Chelsea Manning Appeals 35-Year Sentence For Leaking Files

from the seems-a-bit-extreme dept

It’s been almost three years since Chelsea Manning was sentenced to 35 years in jail for leaking a bunch of State Department cables to Wikileaks in what she claims was an act of whistleblowing (though, obviously, some disagree). As we noted in the past, even if you disagree with the whistleblowing claim, the leak did lead to some important discussions about what the US government was doing in certain areas and (contrary to some hyperbolic claims) did not lead to a single death. In addition, we’ve pointed out that people who were flat out selling secrets to the Russians, or simply full-on terrorists, have received lighter sentences. Something does not seem at all right with that.

And now, Manning has officially appealed the conviction and sentence. The full filing is a massive 209 pages and seems to challenge just about everything about the case against Manning, and makes Constitutional arguments around the First Amendment, Fifth Amendment, Sixth Amendment and Eighth Amendment. The basic argument, however, still relies on the “whisteblower, not a spy” defense:

For what PFC Manning did, the punishment is grossly unfair and unprecedented. No whistleblower in American history has been sentenced this harshly. Throughout trial the prosecution portrayed PFC Manning as a traitor and accused her of placing American lives in danger, but nothing could be further from the truth.

PFC Manning disclosed the materials because under the circumstances she thought it was the right thing to do. She believed the public had a right to know about the toll of the wars in Iraq and Afghanistan, the loss of life, and the extent to which the government sought to hide embarrassing information of its wrongdoing. At sentencing PFC Manning took responsibility for the disclosures and admitted she should have considered other lawful ways of expressing these concerns. But she was not disloyal and did not harm anyone, nor did she intend to.

There are a lot of details in the filings, obviously, but the appeal is focused on six “errors” it claims were made in the original case:

First, as set forth in Assignment of Error I, the government violated Article 13, Uniform Code of Military Justice (UCMJ), by subjecting PFC Manning to unlawful pretrial confinement for nearly a year. The military judge correctly found Article 13 error, but did not fully credit PFC Manning for the deplorable and inhumane conditions, which were tantamount to solitary confinement. For this alone the charges and specifications should be reversed or her punishment substantially reduced.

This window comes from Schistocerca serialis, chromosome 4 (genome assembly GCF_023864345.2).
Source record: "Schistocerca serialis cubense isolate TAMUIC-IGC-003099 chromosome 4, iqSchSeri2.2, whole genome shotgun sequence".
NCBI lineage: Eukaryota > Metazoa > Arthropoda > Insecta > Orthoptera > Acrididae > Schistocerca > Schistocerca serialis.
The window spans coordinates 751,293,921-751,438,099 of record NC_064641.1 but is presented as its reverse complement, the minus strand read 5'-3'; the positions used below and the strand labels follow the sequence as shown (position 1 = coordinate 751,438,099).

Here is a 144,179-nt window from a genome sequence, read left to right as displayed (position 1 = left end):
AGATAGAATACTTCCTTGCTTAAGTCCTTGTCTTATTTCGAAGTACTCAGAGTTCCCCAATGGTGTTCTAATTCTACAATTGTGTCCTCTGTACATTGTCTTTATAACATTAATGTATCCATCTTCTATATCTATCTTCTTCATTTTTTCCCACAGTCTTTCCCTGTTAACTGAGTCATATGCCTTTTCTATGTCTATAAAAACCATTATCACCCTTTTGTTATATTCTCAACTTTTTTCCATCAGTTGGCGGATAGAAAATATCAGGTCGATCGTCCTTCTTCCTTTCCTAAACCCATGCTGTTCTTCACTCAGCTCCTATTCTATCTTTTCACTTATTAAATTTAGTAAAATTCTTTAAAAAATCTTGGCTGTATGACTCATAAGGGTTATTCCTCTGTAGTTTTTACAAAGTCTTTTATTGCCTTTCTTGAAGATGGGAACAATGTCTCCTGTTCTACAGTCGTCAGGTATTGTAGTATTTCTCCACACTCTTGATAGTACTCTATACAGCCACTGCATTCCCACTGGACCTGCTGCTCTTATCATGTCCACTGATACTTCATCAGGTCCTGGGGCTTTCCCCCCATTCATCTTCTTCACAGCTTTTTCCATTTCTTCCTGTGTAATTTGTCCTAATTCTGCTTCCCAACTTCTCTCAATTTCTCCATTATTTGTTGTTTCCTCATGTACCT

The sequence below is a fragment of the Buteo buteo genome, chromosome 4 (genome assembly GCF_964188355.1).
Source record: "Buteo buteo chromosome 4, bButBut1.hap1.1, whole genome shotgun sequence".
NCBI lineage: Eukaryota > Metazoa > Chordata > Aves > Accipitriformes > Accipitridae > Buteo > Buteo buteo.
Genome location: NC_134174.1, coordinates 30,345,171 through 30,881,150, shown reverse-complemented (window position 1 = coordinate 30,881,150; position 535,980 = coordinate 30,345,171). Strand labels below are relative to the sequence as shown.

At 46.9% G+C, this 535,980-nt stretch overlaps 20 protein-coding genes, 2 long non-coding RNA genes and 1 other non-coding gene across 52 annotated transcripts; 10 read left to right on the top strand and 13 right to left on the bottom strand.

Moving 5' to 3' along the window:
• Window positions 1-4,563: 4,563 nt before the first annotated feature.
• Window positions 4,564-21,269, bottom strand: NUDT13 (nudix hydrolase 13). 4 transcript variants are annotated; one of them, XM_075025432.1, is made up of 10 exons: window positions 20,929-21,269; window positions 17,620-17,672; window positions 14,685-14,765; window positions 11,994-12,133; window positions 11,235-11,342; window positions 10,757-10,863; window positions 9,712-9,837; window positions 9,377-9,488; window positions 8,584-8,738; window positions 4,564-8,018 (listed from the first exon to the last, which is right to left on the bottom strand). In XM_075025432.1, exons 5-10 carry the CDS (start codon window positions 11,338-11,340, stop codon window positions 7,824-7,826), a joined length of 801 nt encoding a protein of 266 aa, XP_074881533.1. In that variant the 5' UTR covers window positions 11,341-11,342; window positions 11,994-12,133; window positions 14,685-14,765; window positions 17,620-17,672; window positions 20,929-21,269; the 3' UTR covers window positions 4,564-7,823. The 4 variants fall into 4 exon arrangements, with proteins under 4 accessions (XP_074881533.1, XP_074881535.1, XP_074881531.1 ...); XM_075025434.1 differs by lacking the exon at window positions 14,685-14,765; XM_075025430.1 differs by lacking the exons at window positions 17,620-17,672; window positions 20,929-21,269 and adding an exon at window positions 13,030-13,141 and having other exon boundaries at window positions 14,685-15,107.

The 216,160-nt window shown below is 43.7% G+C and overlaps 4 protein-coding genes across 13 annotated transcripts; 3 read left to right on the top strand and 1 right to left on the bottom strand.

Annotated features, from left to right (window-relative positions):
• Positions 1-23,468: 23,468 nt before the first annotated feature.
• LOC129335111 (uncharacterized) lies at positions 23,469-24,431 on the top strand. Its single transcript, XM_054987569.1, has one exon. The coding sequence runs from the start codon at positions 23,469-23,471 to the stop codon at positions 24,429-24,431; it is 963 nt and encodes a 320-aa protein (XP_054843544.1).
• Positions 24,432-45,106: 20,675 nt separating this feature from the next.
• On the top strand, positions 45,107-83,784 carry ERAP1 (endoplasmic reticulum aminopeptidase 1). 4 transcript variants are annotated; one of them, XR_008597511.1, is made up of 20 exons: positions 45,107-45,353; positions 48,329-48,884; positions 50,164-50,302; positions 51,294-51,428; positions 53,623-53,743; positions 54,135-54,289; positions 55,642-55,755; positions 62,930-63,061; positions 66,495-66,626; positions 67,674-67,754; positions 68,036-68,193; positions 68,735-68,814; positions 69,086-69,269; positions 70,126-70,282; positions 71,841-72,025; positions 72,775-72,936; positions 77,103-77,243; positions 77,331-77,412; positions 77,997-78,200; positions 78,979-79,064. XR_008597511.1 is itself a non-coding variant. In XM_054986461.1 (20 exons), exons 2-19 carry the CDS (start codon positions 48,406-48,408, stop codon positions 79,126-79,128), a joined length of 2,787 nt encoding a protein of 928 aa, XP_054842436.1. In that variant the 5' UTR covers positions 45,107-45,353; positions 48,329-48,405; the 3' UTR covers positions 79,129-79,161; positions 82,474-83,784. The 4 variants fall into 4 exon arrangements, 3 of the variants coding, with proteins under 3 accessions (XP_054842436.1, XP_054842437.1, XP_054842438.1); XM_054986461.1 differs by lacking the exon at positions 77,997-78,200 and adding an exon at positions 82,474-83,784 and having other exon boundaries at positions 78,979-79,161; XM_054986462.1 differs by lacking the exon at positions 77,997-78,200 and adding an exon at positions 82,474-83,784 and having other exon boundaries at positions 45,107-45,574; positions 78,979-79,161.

Second, as set forth in Assignments of Error II, III, and IV, the government overcharged the case to expose PFC Manning to excessive punishment. This appeal challenges the convictions related to 18 U.S.C. §§ 641, 1030(a)(1) and 793(e). Rather than charging PFC Manning for mishandling classified information, a charge she admitted to, the government charged her with stealing databases (Section 641), using unauthorized software on a classified computer system (Section 1030(a)(1)), and disclosing classified information with knowledge it might harm the national defense (Section 793(e)). As addressed below, the military judge misapprehended and misapplied the law with respect to these statutes, which unfairly inflated the penalty landscape.

Third, in Assignment of Error V, the defense challenges the military judge?s consideration of aggravation evidence that was not directly related to or resulting from the offenses. And finally, in Assignment of Error VI, the defense urges this Court to exercise its broad powers to reconsider the appropriateness of PFC Manning?s sentence to confinement. These last two Assignments of Error are at the core of PFC Manning?s appeal.

While the filing claims the last two errors are at the core, I’m probably most interested in errors II, III and IV, which are basically arguing that the government was abusing the CFAA to claim that what Manning did was much worse than what she actually did. Abusing the CFAA to lock people up for simple actions? Where have we heard that one before….

Meanwhile, the ACLU has filed an amicus brief as well, hitting hard on the ridiculousness of the Espionage Act and its use in this case:

It is a pervasive feature of our democracy that government and military officials at all levels regularly disclose what may broadly be considered ?information relating to the national defense.? They do so in pursuit of various agendas. Some disclose information to further the government?s preferred messages, some to pursue private agendas, and some to inform the public of information critical to democratic accountability. Until Private First Class (?PFC?) Manning was convicted before a general court-martial of six counts of violating the Espionage Act, 18 U.S.C. § 793(e), however, no person in the history of this nation had been sentenced to decades in prison for the crime of disclosing truthful information to the public and press.

The conviction and sentence of PFC Manning under the Espionage Act must be overturned for two reasons. First, the Espionage Act is unconstitutionally vague, because it provides the government a tool that the First Amendment forbids: a criminal statute that allows the government to subject speakers and messages it dislikes to discriminatory prosecution. Second, even if the Act were not unconstitutional in all its applications, the military judge?s application of the Act to PFC Manning violated the First Amendment because the military judge did not permit PFC Manning to assert any defense that would allow the court to evaluate the value to public discourse of any of the information she disclosed. The military judge therefore failed to weigh the public interest in the disclosures against the government interest in preventing them, as required by the First Amendment. For these reasons, PFC Manning?s conviction for violating the Espionage Act should be vacated.